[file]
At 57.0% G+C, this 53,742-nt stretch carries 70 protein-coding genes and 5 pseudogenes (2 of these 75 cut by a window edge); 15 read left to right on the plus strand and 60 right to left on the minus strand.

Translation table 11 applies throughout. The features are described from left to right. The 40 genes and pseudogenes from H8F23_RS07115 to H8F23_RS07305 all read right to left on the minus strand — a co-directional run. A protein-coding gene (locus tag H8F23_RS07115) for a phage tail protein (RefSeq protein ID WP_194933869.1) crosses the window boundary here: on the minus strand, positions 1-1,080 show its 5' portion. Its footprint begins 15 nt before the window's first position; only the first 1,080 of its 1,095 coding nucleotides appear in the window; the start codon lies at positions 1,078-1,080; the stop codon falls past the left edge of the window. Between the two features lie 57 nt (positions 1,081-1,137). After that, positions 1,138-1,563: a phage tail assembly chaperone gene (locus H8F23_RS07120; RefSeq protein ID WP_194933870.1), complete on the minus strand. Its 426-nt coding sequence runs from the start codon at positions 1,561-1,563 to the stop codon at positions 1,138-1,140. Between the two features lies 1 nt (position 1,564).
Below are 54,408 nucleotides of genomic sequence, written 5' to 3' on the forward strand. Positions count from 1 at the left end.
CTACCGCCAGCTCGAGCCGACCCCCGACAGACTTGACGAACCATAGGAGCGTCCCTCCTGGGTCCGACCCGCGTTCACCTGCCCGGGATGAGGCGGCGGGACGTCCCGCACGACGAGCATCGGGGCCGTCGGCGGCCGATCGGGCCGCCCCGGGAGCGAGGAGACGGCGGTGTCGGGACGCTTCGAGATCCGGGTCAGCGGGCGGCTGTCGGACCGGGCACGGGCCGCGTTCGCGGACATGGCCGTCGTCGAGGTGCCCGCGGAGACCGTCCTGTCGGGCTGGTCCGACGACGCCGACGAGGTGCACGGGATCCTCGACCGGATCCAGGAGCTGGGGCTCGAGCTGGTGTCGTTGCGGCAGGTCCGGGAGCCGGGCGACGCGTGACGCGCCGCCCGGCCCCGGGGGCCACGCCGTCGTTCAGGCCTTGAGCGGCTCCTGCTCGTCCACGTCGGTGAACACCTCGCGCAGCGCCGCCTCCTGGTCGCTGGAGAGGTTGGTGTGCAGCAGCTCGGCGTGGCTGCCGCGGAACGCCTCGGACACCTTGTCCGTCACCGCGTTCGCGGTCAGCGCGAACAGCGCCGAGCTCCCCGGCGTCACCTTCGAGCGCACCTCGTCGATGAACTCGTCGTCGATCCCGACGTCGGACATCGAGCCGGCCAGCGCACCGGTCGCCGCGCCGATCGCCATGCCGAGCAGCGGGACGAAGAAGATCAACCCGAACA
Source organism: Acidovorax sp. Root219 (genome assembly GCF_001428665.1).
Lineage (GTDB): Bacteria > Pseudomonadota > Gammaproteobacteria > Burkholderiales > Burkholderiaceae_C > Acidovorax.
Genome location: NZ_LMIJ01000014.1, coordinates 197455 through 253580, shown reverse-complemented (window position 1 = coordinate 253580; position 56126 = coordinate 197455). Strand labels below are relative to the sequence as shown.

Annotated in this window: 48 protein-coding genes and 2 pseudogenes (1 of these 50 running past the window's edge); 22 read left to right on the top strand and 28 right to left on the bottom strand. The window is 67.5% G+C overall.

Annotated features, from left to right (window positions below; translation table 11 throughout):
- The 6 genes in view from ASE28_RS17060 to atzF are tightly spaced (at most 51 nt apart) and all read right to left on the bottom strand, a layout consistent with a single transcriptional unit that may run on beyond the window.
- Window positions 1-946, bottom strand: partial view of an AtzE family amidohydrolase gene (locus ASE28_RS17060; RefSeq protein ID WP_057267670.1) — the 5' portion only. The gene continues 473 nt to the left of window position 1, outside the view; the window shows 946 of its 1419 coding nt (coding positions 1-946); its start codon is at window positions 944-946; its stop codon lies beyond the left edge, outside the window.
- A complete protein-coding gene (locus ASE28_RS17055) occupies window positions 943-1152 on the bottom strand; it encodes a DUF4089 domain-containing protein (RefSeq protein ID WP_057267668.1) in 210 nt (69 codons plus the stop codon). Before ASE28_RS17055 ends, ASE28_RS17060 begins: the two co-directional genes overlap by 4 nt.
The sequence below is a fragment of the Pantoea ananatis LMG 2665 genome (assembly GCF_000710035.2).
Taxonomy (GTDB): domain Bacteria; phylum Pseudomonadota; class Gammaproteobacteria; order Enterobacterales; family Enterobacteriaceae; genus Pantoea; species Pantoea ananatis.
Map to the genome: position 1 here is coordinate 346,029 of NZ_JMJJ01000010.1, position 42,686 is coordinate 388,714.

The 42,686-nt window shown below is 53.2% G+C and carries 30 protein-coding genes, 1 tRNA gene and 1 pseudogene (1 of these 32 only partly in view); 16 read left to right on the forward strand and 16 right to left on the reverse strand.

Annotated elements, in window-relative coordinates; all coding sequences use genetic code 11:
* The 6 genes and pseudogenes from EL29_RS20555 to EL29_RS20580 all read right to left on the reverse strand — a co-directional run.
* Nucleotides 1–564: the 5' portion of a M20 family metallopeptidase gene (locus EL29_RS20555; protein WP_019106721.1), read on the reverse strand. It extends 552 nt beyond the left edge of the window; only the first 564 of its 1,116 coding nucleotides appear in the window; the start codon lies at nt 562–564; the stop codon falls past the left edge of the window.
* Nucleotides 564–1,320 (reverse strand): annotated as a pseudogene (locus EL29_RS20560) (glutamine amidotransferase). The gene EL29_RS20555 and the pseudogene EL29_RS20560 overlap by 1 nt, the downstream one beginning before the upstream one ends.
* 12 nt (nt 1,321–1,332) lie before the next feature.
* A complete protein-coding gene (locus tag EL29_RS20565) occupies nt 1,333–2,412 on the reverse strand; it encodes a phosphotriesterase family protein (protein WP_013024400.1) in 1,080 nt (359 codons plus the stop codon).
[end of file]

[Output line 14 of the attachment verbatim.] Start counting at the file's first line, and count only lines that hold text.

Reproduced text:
Taxonomy (GTDB): domain Bacteria; phylum Pseudomonadota; class Gammaproteobacteria; order Enterobacterales; family Enterobacteriaceae; genus Pantoea; species Pantoea ananatis.